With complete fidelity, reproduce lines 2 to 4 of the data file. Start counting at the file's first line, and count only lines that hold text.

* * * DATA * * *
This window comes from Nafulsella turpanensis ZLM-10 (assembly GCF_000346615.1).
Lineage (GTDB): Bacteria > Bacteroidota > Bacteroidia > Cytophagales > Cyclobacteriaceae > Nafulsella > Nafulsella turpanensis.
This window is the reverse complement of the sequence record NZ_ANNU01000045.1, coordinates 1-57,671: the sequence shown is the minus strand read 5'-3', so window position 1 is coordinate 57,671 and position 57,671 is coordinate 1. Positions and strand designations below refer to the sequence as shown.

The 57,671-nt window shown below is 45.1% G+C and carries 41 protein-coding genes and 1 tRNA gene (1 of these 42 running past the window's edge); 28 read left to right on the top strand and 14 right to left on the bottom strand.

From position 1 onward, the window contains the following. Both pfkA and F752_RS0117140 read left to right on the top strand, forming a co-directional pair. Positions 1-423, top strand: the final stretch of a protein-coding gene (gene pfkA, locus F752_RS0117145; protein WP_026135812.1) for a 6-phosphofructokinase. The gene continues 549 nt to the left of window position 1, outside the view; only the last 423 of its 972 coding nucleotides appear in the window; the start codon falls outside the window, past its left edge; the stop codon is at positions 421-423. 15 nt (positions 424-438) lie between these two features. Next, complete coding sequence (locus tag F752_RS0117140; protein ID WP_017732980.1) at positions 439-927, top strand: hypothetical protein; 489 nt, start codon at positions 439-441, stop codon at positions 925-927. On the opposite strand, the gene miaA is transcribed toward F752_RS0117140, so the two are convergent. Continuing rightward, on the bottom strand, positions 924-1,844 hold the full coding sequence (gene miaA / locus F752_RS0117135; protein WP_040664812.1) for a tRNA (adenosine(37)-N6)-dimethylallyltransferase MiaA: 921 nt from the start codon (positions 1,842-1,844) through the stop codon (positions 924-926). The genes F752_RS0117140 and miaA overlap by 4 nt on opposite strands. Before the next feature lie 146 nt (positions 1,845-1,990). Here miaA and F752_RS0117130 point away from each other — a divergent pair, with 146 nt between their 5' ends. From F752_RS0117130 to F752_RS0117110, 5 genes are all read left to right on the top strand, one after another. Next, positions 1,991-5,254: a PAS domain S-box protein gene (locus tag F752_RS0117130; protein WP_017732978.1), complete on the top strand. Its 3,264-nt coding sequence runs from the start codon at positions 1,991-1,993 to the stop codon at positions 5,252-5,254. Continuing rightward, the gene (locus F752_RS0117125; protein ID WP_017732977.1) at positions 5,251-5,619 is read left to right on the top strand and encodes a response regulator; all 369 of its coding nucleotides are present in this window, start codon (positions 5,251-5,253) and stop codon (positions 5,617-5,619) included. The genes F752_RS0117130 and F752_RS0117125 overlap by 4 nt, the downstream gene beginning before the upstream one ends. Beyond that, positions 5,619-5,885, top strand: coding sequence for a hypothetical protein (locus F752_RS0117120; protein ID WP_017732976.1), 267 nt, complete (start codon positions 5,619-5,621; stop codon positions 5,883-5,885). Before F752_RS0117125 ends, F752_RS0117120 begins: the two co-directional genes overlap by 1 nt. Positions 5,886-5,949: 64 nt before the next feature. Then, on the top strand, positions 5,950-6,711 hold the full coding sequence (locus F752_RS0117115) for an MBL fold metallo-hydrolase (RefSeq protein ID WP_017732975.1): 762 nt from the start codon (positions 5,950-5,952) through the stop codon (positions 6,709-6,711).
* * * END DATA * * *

Lineage (GTDB): Bacteria > Bacteroidota > Bacteroidia > Cytophagales > Cyclobacteriaceae > Nafulsella > Nafulsella turpanensis.
This window is the reverse complement of the sequence record NZ_ANNU01000045.1, coordinates 1-57,671: the sequence shown is the minus strand read 5'-3', so window position 1 is coordinate 57,671 and position 57,671 is coordinate 1. Positions and strand designations below refer to the sequence as shown.

The 57,671-nt window shown below is 45.1% G+C and carries 41 protein-coding genes and 1 tRNA gene (1 of these 42 running past the window's edge); 28 read left to right on the top strand and 14 right to left on the bottom strand.